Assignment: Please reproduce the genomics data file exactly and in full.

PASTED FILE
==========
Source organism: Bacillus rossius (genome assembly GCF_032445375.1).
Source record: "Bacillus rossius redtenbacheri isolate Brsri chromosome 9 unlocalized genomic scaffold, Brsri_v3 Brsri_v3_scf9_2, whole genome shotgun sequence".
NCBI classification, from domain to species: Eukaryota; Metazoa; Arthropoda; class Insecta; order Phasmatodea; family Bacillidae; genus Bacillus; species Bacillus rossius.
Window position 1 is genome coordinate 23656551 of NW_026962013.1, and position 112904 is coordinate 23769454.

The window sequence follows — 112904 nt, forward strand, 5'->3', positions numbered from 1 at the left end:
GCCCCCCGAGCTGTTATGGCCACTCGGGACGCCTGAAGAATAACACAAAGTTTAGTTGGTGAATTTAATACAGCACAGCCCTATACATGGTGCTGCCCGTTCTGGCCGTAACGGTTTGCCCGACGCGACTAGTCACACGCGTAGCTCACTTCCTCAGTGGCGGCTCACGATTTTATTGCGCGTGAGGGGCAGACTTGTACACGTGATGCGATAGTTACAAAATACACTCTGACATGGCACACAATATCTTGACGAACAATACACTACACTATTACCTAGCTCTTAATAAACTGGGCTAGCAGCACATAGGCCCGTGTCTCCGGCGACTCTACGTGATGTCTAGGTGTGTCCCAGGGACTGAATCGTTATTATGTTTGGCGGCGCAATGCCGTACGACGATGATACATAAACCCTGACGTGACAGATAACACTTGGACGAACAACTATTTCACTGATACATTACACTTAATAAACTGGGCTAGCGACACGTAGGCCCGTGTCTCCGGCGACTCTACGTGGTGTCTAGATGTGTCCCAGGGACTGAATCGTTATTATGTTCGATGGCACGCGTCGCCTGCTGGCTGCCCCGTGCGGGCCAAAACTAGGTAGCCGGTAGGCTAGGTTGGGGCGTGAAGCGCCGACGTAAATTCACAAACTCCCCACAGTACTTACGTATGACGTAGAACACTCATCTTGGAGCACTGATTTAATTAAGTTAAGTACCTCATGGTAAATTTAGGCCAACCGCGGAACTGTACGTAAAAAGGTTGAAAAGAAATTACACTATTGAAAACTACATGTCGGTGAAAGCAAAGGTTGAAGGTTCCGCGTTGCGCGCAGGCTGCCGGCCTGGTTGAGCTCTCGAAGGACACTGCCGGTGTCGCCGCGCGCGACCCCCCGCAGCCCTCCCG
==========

Source organism: Bacillus rossius (genome assembly GCF_032445375.1).
Source record: "Bacillus rossius redtenbacheri isolate Brsri chromosome 9 unlocalized genomic scaffold, Brsri_v3 Brsri_v3_scf9_2, whole genome shotgun sequence".
NCBI classification, from domain to species: Eukaryota; Metazoa; Arthropoda; class Insecta; order Phasmatodea; family Bacillidae; genus Bacillus; species Bacillus rossius.
Window position 1 is genome coordinate 23656551 of NW_026962013.1, and position 112904 is coordinate 23769454.

The window sequence follows — 112904 nt, forward strand, 5'->3', positions numbered from 1 at the left end:
GCCCCCCGAGCTGTTATGGCCACTCGGGACGCCTGAAGAATAACACAAAGTTTAGTTGGTGAATTTAATACAGCACAGCCCTATACATGGTGCTGCCCGTTCTGGCCGTAACGGTTTGCCCGACGCGACTAGTCACACGCGTAGCTCACTTCCTCAGTGGCGGCTCACGATTTTATTGCGCGTGAGGGGCAGACTTGTACACGTGATGCGATAGTTACAAAATACACTCTGACATGGCACACAATATCTTGACGAACAATACACTACACTATTACCTAGCTCTTAATAAACTGGGCTAGCAGCACATAGGCCCGTGTCTCCGGCGACTCTACGTGATGTCTAGGTGTGTCCCAGGGACTGAATCGTTATTATGTTTGGCGGCGCAATGCCGTACGACGATGATACATAAACCCTGACGTGACAGATAACACTTGGACGAACAACTATTTCACTGATACATTACACTTAATAAACTGGGCTAGCGACACGTAGGCCCGTGTCTCCGGCGACTCTACGTGGTGTCTAGATGTGTCCCAGGGACTGAATCGTTATTATGTTCGATGGCACGCGTCGCCTGCTGGCTGCCCCGTGCGGGCCAAAACTAGGTAGCCGGTAGGCTAGGTTGGGGCGTGAAGCGCCGACGTAAATTCACAAACTCCCCACAGTACTTACGTATGACGTAGAACACTCATCTTGGAGCACTGATTTAATTAAGTTAAGTACCTCATGGTAAATTTAGGCCAACCGCGGAACTGTACGTAAAAAGGTTGAAAAGAAATTACACTATTGAAAACTACATGTCGGTGAAAGCAAAGGTTGAAGGTTCCGCGTTGCGCGCAGGCTGCCGGCCTGGTTGAGCTCTCGAAGGACACTGCCGGTGTCGCCGCGCGCGACCCCCCGCAGCCCTCCCG